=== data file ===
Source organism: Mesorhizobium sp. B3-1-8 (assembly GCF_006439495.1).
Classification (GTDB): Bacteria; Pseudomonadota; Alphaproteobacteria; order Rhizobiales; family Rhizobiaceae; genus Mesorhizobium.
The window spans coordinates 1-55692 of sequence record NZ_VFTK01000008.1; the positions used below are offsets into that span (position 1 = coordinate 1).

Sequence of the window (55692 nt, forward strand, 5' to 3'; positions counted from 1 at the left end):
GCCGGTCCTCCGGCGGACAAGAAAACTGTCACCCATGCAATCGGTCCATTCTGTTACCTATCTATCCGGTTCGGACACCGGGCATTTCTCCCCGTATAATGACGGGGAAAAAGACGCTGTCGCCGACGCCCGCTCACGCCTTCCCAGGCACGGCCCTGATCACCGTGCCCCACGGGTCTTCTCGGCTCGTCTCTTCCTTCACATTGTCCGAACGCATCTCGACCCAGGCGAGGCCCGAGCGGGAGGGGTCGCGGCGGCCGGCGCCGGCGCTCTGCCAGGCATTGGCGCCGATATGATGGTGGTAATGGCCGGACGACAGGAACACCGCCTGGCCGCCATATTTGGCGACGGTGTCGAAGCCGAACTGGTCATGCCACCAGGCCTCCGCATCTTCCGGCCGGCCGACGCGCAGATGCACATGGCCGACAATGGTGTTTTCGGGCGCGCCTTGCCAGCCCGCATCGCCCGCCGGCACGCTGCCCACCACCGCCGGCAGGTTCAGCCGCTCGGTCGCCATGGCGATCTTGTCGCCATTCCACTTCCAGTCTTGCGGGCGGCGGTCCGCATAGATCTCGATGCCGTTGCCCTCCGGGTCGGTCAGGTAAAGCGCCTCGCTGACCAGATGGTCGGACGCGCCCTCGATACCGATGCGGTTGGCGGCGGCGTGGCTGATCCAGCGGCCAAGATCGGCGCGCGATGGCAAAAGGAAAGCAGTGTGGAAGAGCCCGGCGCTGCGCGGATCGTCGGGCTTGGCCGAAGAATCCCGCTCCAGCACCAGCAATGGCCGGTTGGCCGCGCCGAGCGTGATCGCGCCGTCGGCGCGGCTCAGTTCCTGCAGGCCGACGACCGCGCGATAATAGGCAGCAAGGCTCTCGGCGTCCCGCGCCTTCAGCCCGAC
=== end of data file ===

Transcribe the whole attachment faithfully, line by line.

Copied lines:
Source organism: Mesorhizobium sp. B3-1-8 (assembly GCF_006439495.1).
Classification (GTDB): Bacteria; Pseudomonadota; Alphaproteobacteria; order Rhizobiales; family Rhizobiaceae; genus Mesorhizobium.
The window spans coordinates 1-55692 of sequence record NZ_VFTK01000008.1; the positions used below are offsets into that span (position 1 = coordinate 1).

Sequence of the window (55692 nt, forward strand, 5' to 3'; positions counted from 1 at the left end):
GCCGGTCCTCCGGCGGACAAGAAAACTGTCACCCATGCAATCGGTCCATTCTGTTACCTATCTATCCGGTTCGGACACCGGGCATTTCTCCCCGTATAATGACGGGGAAAAAGACGCTGTCGCCGACGCCCGCTCACGCCTTCCCAGGCACGGCCCTGATCACCGTGCCCCACGGGTCTTCTCGGCTCGTCTCTTCCTTCACATTGTCCGAACGCATCTCGACCCAGGCGAGGCCCGAGCGGGAGGGGTCGCGGCGGCCGGCGCCGGCGCTCTGCCAGGCATTGGCGCCGATATGATGGTGGTAATGGCCGGACGACAGGAACACCGCCTGGCCGCCATATTTGGCGACGGTGTCGAAGCCGAACTGGTCATGCCACCAGGCCTCCGCATCTTCCGGCCGGCCGACGCGCAGATGCACATGGCCGACAATGGTGTTTTCGGGCGCGCCTTGCCAGCCCGCATCGCCCGCCGGCACGCTGCCCACCACCGCCGGCAGGTTCAGCCGCTCGGTCGCCATGGCGATCTTGTCGCCATTCCACTTCCAGTCTTGCGGGCGGCGGTCCGCATAGATCTCGATGCCGTTGCCCTCCGGGTCGGTCAGGTAAAGCGCCTCGCTGACCAGATGGTCGGACGCGCCCTCGATACCGATGCGGTTGGCGGCGGCGTGGCTGATCCAGCGGCCAAGATCGGCGCGCGATGGCAAAAGGAAAGCAGTGTGGAAGAGCCCGGCGCTGCGCGGATCGTCGGGCTTGGCCGAAGAATCCCGCTCCAGCACCAGCAATGGCCGGTTGGCCGCGCCGAGCGTGATCGCGCCGTCGGCGCGGCTCAGTTCCTGCAGGCCGACGACCGCGCGATAATAGGCAGCAAGGCTCTCGGCGTCCCGCGCCTTCAGCCCGAC